• to ensure support for pupils with medical conditions full inclusion in all school activities by ensuring consultation with health and social care professionals


  • to identify the roles and responsibilities of all staff in providing for children’s special educational needs
  • through reasonable adjustments to enable all children to have full access to all elements of the school curriculum
  • to work in cooperation and productive partnerships with the Local Education Authority and other outside agencies, to ensure there is a multi-professional approach to meeting the needs of all vulnerable learners



Equal Opportunities and Inclusion


Through all subjects we ensure that the school meets the needs of all, taking account of gender, ethnicity, culture, religion, language, sexual orientation, age, ability, disability and social circumstances. It is important that in this school we meet the diverse needs of pupils to ensure inclusion for all and that all pupils are prepared for full participation in a multi-ethnic society.




Through appropriate curricular provision, we respect the fact that children:


  • have different educational and behavioural needs and aspirations
  • require different strategies for learning
  • acquire, assimilate and communicate information at different rates
  • need a range of different teaching approaches and experiences




Teachers respond to children’s needs by:


  • providing support for children who need help with communication, language and literacy
  • planning to develop children’s understanding through the use of all available senses and experiences
  • planning for children’s full participation in learning, and in physical and practical activities


  • helping children to manage and own their behaviour and to take part in learning effectively and safely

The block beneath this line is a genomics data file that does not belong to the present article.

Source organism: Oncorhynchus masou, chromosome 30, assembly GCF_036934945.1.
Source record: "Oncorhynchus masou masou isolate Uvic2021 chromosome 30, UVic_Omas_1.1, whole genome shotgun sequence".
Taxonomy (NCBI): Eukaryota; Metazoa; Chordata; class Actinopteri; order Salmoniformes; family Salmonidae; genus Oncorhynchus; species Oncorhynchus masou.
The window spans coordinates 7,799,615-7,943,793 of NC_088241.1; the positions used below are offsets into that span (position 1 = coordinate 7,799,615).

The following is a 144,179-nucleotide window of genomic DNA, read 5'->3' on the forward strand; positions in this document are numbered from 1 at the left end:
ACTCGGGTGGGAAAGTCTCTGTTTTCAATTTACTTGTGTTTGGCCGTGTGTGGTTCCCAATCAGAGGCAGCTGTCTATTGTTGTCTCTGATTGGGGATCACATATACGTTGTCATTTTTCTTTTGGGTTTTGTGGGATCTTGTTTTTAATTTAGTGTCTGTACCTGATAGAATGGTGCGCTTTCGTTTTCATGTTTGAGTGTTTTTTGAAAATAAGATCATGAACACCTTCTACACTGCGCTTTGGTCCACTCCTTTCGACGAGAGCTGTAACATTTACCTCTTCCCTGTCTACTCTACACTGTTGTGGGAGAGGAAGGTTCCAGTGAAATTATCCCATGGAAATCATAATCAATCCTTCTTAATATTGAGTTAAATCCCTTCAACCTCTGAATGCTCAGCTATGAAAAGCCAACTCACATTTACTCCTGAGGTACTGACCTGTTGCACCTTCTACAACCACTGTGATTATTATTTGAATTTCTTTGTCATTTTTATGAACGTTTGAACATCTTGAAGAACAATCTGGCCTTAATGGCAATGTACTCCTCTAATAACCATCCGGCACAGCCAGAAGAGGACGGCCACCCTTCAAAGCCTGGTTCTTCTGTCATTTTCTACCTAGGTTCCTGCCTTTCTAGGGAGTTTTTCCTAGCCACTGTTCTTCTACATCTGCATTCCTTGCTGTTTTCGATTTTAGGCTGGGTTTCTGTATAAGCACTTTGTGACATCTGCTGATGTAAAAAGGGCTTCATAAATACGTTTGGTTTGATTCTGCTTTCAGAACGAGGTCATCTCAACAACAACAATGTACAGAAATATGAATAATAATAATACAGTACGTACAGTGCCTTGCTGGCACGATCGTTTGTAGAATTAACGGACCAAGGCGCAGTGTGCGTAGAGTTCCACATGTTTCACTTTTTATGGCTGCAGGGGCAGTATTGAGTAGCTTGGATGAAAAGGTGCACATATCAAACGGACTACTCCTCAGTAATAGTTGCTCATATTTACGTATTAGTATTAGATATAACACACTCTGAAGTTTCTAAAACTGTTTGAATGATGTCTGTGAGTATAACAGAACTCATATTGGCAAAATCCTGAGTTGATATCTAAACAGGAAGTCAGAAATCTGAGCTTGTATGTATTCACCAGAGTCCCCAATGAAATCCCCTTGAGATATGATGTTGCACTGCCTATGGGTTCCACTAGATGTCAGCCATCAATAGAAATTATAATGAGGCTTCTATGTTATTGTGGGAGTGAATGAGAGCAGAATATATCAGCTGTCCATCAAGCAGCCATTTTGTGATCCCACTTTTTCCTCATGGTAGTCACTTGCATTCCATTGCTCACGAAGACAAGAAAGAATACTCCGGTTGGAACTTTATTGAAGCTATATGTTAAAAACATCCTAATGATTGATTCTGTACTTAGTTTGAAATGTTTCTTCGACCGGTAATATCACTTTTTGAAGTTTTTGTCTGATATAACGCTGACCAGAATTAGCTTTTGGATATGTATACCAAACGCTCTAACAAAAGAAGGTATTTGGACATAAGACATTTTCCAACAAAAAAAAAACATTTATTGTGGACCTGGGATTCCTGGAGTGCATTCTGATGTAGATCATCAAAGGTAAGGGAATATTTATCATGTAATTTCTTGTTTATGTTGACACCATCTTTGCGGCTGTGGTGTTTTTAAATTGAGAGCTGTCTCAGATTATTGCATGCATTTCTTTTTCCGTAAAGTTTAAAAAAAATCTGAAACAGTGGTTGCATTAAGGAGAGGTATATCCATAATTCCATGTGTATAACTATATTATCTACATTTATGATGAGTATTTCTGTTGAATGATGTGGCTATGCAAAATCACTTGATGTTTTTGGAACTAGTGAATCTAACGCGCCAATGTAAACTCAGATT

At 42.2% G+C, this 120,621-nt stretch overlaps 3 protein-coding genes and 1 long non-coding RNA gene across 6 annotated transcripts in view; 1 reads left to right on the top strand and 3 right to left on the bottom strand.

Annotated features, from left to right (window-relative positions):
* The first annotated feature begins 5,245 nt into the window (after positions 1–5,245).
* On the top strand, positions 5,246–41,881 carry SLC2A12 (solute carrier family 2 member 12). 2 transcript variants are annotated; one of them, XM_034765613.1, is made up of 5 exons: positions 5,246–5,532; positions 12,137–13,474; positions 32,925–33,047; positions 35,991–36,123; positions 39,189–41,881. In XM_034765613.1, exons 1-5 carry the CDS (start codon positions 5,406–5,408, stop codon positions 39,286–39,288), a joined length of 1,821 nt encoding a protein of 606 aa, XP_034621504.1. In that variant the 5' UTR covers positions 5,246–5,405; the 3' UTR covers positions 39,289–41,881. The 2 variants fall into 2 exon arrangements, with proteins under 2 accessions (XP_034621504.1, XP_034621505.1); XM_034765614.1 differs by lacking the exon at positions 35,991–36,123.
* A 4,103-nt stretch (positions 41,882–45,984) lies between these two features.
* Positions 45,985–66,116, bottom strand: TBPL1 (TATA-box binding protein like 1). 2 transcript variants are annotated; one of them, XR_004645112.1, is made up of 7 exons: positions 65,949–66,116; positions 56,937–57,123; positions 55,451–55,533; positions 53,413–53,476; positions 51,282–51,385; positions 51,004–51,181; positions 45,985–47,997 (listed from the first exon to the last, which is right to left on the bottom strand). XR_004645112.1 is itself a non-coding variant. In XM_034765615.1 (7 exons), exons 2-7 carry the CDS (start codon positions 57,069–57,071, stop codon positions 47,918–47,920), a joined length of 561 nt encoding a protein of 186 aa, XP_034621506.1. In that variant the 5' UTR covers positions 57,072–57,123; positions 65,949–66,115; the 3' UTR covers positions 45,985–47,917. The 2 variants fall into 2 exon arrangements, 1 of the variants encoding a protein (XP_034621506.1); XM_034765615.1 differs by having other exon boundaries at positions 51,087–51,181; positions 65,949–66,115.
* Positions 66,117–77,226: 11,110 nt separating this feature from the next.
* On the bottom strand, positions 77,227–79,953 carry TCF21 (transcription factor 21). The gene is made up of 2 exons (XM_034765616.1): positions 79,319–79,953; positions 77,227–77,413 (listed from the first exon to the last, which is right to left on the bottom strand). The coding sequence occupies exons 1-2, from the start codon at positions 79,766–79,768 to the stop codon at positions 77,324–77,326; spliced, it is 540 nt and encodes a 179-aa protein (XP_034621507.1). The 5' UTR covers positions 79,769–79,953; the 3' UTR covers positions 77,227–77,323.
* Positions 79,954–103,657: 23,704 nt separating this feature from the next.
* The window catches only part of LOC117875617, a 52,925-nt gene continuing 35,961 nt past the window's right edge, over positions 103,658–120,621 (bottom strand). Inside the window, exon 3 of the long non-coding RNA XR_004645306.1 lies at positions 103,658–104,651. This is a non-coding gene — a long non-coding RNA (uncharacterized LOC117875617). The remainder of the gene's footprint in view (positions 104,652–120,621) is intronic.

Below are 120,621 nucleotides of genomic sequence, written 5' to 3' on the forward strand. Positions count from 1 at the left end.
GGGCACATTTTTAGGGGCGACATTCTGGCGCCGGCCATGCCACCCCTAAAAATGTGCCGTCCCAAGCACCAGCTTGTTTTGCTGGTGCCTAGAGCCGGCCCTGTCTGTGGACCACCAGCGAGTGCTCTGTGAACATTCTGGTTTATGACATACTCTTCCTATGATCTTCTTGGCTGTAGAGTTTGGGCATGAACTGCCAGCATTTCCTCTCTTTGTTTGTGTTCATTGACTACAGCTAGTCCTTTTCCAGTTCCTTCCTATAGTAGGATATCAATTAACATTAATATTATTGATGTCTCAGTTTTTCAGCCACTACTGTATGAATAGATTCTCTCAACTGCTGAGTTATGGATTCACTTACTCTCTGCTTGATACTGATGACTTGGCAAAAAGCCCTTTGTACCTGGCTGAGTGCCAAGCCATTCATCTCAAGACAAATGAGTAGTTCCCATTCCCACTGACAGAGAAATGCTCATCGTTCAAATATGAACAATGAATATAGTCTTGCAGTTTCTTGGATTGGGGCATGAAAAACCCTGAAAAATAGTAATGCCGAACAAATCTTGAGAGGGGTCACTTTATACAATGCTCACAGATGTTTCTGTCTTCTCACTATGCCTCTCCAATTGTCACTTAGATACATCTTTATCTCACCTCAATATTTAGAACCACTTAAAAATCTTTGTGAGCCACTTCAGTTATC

• helping individuals to manage their emotions, particularly trauma or stress, and to take part in learning[Nurture group]


       Identification, Assessment and Provision


Provision for children with special educational needs is a matter for the whole school.

The governing body, the school’s head teacher, the SENCO and all other members of staff, particularly class teachers and teaching assistants, have important day–to–day responsibilities. All teachers are teachers of children with special educational needs.


The school will assess each child’s current levels of attainment on entry in order to ensure that they build on the patterns of learning and experience already established during the child’s pre- school years.   If the child already has an identified special educational need, this information may be transferred from other partners in their Early Years setting and the class teacher and     SENCO     will use this information to:


  • Provide starting points for the development of an appropriate curriculum.
  • Identify and focus attention on action to support the child within the class.
  • Use the assessment processes to identify any learning difficulties.
  • Ensure ongoing observation and assessments provide regular feedback about the child’s achievements and experiences to form the basis for planning the   next steps of the child’s learning.



       The identification and assessment of the special educational needs of children whose first language is not English requires particular care.   Where there is uncertainty about a particular child, a teacher will look carefully at all aspects of the child’s performance in different subjects to establish whether the problems are due to limitations in their command of English or arises from special educational needs.





The Role of The SENCO and what

Provision Looks like at Longsands


The Special Educational Needs Co-ordinator’s [SENCO] responsibilities include:


  • Overseeing the day-to-day operation of the school’s SEN policy.
  • Co-ordinating provision for children with SEN.